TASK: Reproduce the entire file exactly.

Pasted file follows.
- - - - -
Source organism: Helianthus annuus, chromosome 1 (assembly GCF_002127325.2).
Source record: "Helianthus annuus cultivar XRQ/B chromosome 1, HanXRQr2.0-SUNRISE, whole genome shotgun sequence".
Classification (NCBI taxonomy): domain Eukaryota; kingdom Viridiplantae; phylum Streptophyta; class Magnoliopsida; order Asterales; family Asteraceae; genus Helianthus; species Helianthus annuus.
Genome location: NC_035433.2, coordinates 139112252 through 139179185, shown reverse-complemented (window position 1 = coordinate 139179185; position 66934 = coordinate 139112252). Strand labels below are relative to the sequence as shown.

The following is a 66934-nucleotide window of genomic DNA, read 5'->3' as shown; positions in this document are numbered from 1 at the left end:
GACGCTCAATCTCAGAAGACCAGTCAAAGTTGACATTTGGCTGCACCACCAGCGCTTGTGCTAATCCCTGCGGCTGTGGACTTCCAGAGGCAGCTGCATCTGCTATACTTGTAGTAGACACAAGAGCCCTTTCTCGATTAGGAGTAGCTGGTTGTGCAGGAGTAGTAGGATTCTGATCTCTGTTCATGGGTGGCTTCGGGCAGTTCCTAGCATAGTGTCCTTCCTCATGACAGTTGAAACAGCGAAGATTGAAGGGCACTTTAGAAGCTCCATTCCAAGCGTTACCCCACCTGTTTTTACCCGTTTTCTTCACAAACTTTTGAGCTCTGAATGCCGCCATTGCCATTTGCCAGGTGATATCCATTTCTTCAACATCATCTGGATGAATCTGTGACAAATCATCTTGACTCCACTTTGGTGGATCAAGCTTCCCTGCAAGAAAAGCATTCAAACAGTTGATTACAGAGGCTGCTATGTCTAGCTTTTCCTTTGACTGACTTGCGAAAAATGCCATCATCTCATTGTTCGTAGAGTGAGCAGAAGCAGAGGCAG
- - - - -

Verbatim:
Source organism: Helianthus annuus, chromosome 1 (assembly GCF_002127325.2).
Source record: "Helianthus annuus cultivar XRQ/B chromosome 1, HanXRQr2.0-SUNRISE, whole genome shotgun sequence".
Classification (NCBI taxonomy): domain Eukaryota; kingdom Viridiplantae; phylum Streptophyta; class Magnoliopsida; order Asterales; family Asteraceae; genus Helianthus; species Helianthus annuus.
Genome location: NC_035433.2, coordinates 139112252 through 139179185, shown reverse-complemented (window position 1 = coordinate 139179185; position 66934 = coordinate 139112252). Strand labels below are relative to the sequence as shown.

The following is a 66934-nucleotide window of genomic DNA, read 5'->3' as shown; positions in this document are numbered from 1 at the left end:
GACGCTCAATCTCAGAAGACCAGTCAAAGTTGACATTTGGCTGCACCACCAGCGCTTGTGCTAATCCCTGCGGCTGTGGACTTCCAGAGGCAGCTGCATCTGCTATACTTGTAGTAGACACAAGAGCCCTTTCTCGATTAGGAGTAGCTGGTTGTGCAGGAGTAGTAGGATTCTGATCTCTGTTCATGGGTGGCTTCGGGCAGTTCCTAGCATAGTGTCCTTCCTCATGACAGTTGAAACAGCGAAGATTGAAGGGCACTTTAGAAGCTCCATTCCAAGCGTTACCCCACCTGTTTTTACCCGTTTTCTTCACAAACTTTTGAGCTCTGAATGCCGCCATTGCCATTTGCCAGGTGATATCCATTTCTTCAACATCATCTGGATGAATCTGTGACAAATCATCTTGACTCCACTTTGGTGGATCAAGCTTCCCTGCAAGAAAAGCATTCAAACAGTTGATTACAGAGGCTGCTATGTCTAGCTTTTCCTTTGACTGACTTGCGAAAAATGCCATCATCTCATTGTTCGTAGAGTGAGCAGAAGCAGAGGCAG